She strikes a lovely balance of nimbleness and control without being twitchy. Leave the wheel and she will veer off course, but the helm is so enjoyable you won’t want to leave it.

The test boat was fitted with a B&G hydraulic autopilot ram. In the past, when manufacturers have blamed the autopilot for heaviness to the helm,

I’ve asked for it to be removed – and the autopilot wasn’t always the cause.

On this occasion, without the ram fitted the wheel had the unrestricted preciseness I have come to expect from Jeffa cable steering, and it felt instantly lighter.

THE TEST VERDICT

There is no doubt that X40 is one of my favourite production boats; everything about her just seems right.

Of course, for a boat of this quality you pay handsomely for it and this boat did have more than £100,000 of extras added.

No doubt these improved her performance, and it would have been nice to see how good she was without the carbon rig and with her standard 2.1m draught keel.

As she was, though, not many boats of her length can rival her, given the comfort and build quality that’s down below and, of course, the speed you’ll be sailing.

This two-cabin layout worked well and provided plenty of stowage.

A three-cabin layout will be available, but you’ll lose the chart table and much of the spacious heads compartment; given it’s the only heads on board, it is a compromise you’d want to weigh up carefully.

The three-cabin layout works better on the larger X43 where less compromise is needed.

Boats to rival her are few and far between, though 
she sits between the more expensive Faurby 396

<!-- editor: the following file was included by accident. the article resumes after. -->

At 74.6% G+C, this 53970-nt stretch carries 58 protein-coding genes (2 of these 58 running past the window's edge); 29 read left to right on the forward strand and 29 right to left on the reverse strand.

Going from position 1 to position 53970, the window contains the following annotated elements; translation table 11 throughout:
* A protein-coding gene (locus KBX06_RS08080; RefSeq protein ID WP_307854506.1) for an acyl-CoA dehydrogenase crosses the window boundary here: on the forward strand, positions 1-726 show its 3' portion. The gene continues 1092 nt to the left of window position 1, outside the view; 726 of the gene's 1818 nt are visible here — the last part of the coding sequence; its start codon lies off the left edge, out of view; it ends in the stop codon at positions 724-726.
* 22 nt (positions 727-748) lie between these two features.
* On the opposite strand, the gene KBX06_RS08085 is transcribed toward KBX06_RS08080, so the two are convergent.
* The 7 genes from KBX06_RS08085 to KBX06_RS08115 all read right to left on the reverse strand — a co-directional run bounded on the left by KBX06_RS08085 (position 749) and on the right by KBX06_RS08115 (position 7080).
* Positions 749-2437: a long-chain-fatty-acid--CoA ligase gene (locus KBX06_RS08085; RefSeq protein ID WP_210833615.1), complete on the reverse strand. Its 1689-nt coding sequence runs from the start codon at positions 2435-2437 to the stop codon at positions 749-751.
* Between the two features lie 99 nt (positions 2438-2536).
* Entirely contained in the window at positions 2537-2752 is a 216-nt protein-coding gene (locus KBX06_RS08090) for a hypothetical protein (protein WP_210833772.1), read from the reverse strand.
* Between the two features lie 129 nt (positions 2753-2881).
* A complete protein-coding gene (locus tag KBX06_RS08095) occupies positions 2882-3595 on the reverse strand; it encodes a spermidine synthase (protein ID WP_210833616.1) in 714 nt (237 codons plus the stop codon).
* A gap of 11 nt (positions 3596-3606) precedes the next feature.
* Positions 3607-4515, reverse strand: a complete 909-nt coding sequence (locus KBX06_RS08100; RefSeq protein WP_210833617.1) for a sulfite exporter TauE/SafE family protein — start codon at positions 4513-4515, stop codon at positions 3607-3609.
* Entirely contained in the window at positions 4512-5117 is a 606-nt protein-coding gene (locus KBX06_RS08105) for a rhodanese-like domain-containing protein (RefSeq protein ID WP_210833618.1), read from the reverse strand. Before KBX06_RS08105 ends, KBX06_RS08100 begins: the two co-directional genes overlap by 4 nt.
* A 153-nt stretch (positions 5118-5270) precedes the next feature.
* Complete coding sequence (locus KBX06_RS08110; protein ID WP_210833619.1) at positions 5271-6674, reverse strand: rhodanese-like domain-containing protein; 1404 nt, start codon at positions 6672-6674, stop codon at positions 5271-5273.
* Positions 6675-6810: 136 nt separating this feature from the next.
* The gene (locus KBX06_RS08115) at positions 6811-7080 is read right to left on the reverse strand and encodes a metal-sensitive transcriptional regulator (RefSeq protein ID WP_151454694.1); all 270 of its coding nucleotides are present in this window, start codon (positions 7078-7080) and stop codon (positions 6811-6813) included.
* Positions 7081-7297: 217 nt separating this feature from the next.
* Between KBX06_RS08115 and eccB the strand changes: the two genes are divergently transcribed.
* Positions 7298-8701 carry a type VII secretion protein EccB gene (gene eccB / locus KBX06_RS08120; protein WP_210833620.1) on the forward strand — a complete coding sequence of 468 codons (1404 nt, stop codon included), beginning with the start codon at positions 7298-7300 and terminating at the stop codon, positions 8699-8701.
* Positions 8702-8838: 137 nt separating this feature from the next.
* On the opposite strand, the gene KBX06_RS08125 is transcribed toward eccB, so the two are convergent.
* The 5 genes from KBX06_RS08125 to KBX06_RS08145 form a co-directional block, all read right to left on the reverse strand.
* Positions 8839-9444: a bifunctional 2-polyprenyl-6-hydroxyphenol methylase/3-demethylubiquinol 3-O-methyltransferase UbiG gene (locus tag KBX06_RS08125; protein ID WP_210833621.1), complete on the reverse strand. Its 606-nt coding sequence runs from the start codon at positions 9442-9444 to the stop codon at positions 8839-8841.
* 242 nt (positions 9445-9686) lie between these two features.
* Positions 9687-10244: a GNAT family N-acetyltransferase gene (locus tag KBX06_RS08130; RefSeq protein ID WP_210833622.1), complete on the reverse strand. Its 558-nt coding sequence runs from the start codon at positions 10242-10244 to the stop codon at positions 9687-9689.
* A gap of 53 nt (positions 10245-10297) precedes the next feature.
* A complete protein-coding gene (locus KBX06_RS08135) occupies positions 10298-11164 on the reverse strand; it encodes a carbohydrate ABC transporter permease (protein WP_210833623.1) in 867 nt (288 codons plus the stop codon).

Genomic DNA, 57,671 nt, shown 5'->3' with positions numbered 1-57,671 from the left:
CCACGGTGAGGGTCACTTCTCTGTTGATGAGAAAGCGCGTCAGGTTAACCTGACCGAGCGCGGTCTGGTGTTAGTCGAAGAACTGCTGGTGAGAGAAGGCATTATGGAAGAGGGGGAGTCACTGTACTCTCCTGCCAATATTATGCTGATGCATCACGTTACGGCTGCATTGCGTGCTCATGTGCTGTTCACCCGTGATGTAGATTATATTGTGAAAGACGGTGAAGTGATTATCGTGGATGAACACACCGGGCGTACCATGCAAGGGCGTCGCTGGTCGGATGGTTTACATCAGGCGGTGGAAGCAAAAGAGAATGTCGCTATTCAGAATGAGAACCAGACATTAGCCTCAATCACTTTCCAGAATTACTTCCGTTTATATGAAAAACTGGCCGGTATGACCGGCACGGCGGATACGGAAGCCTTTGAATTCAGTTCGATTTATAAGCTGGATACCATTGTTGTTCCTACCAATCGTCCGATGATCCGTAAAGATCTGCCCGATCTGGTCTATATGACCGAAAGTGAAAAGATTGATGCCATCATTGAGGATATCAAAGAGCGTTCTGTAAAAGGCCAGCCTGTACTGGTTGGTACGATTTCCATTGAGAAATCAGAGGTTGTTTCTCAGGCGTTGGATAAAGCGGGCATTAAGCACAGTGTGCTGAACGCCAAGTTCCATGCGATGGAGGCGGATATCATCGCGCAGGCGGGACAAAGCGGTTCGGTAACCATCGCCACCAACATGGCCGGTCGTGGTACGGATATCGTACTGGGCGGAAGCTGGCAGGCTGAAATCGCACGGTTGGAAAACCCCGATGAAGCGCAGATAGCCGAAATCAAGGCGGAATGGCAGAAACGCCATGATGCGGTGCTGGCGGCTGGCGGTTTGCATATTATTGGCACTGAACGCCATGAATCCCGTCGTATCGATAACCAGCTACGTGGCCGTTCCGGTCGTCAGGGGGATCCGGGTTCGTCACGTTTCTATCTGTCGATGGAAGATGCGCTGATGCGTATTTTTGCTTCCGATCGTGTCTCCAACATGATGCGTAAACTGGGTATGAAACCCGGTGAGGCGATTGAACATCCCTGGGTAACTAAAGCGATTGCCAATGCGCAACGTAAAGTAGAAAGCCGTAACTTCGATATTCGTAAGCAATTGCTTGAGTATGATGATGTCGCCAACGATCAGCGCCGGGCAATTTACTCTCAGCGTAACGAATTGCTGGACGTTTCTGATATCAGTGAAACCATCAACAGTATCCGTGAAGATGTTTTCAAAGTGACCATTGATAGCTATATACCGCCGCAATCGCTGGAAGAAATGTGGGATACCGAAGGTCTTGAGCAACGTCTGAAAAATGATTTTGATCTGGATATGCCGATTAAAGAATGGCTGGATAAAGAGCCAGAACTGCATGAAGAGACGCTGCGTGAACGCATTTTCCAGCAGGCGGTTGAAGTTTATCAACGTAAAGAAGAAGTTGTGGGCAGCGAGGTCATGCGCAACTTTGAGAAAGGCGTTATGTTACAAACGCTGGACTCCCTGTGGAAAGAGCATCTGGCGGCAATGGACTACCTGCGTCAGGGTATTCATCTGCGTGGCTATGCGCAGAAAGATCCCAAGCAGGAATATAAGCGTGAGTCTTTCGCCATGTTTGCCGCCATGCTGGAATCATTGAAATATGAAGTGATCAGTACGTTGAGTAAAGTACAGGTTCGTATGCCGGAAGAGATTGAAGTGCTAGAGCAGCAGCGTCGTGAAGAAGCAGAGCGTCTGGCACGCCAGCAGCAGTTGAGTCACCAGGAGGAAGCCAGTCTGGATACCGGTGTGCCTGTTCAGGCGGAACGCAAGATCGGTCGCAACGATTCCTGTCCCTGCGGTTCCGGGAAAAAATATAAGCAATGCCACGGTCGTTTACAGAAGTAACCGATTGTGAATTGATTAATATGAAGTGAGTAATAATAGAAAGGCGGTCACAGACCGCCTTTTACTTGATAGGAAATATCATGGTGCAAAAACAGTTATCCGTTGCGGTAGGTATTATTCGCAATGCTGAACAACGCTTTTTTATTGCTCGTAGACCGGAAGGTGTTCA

and the Arcona 380.

While all three of these boats sail well it would be unfair to just look at the bottom line as each yacht has her own merits.

Which would I choose? That is a very tough decision and one I am loath to commit to with so few words to pontificate with.

WOULD SHE SUIT YOU AND YOUR CREW?

At 38ft, the X40 squeezes in under the 12m mark, meaning that sails, loads, berthing and costs are all kept within bounds.

The size of the yacht and her sails feel less intimidating than those on a yacht above 40ft.

If you’ve enjoyed racing in the past and still feel the need for speed, but now want a little more comfort – and you have the funds available – this boat is a good choice.

She’s a high-spec cruiser that is hugely rewarding and fun to helm, with a very comfortable, stylish interior.

It’s very rare for me to give gushing praise of a yacht.

Boats as good as this don’t come along that often, but when they do, I feel like I have the best job in the world.

Vacuum-infused epoxy makes the hull lighter and stiffer than an equivalent polyester hull.
 

Vacuum-infused epoxy makes the hull lighter and stiffer than an equivalent polyester hull.

 

A soft chine in the aft sections helps makes the hull more powerful.

 

The self tacking jib is standard. The genoa and fittings are optional.

 

The Nordic oak used for the interior woodwork exudes quality and warmth.

 

The cockpit is long with supportive coamings. Genoa winches are optional.